Happy Chuseok!

Sunday, September 22, 2013
The congregation of Korean Baptist Church gathered for a group photo after their worship services last Sunday. Chuseok is one of Korea's major holidays. (T-G Photo by Jason Reynolds)

CHRISTIANA -- Happy Thanksgiving!

Jeong Hee Dillingham harvests peppers last Sunday. The peppers were being raised on the grounds of First Korean Baptist Church in Christiana. (Submitted photo)

You'll be forgiven if you did not realize that Thursday was Thanksgiving, or at least, the Korean version of the holiday. Chuseok is Korea's Thanksgiving, and it dates back many centuries, certainly longer than America's harvest holiday.

Several Shelbyville residents gathered last Sunday at the Korean Baptist Church in Christiana to celebrate the holiday, including Wayne and Jeong Hee Dillingham and Hae Suk Grogan. After their worship service, the congregation held an early celebration of the holiday with all the traditional fixings, from kimchi to songpyeon.

Actually, the holiday runs for three days, and the date in September always varies because Korea is on a lunar calendar. This year, the holiday started last Wednesday and ran through Friday, although Thursday was the most important day of the event, said Wayne Dillingham. When combined with Saturday and Sunday, Koreans actually are celebrating a five-day holiday. Wayne's wife, Jeong Hee, is a South Korea native who attends Korean Baptist Church.

Cabbage kimchi is on the left, with chopchae on the right. Kimchi is Korea's national dish. (T-G Photo by Jason Reynolds)

Koreans celebrate Chuseok on the 15th day of the eighth month in the lunar calendar, Jeong Hee Dillingham said.

She said that as a child, one of her favorite Chuseok memories was receiving back-to-school clothes.

"You would get all new clothes from the top to your toes," she said.

And just like in America, kids in Korea love getting out of school -- in Korea, the children got all three days of Chuseok off, Jeong Hee Dillingham said.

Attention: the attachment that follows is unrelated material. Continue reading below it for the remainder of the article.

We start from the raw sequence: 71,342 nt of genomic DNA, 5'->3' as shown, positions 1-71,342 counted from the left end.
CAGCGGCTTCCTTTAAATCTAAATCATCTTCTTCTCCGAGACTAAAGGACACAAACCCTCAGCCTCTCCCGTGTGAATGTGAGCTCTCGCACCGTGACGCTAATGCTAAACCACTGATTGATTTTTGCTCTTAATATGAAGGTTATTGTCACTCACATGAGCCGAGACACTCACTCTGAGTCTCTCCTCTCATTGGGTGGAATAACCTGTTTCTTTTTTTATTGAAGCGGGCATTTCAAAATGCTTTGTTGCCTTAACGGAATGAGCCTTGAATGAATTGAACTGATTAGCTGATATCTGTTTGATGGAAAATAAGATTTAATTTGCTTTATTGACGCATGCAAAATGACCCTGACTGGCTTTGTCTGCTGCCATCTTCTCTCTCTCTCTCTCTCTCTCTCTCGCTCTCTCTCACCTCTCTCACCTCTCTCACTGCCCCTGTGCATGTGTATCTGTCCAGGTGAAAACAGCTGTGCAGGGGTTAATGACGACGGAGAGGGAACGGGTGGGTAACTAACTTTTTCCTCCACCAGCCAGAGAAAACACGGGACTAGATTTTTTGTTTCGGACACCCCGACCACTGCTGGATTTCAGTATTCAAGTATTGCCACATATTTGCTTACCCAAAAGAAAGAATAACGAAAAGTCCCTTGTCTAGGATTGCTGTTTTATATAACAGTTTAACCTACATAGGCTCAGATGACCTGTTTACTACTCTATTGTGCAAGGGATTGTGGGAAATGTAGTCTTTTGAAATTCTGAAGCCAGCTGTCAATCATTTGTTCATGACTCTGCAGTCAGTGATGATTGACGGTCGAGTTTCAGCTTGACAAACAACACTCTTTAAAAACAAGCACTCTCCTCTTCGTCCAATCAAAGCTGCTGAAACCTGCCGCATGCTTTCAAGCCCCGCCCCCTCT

"All the family gathers together," she said.

Songpyeon, or rice cakes, are a popular Chuseok dish. (T-G Photo by Jason Reynolds)

Chuseok is also frequently a time of year when the mornings start getting chilly, Jeong Hee Dillingham said. It is a wonderful time when there is a lot of cooking going on and children do not want to go to bed. The family table is normally set by 7:30 or 8 in the morning, she said.

"You have the smell of fall in the morning, and people start wearing long-sleeve shirts," Jeong Hee Dillingham said.

Wayne Dillingham said that visiting the graves of loved ones is another Chuseok tradition, one that he took part in last Sunday by visiting the graves of his parents.

Kosari is also called fernbrake, Wayne Dillingham said. It is made from a type of fern shoot and is served as a side dish. (T-G Photo by Jason Reynolds)

Paul Kim, pastor of Korean Baptist Church, shared the names of several typical Chuseok dishes. They include songpyeon, a shaped rice cake steamed on a layer of pine cones; chopsuey, a mixed dish of vegetables and sliced meat; and kimchi, spicy, pickled vegetables seasoned with garlic, red pepper and ginger.

Additional dishes include sangsun jen, fried fish, and yakbab, sweet, steamed rice, Wayne Dillingham said.

Jeong Hee Dillingham did not celebrate Chuseok for most of her 27 years in America, she said, but she has started doing so recently because her husband is interested in Korean culture. Wayne Dillingham served in Korea in the military and fell in love with the culture.

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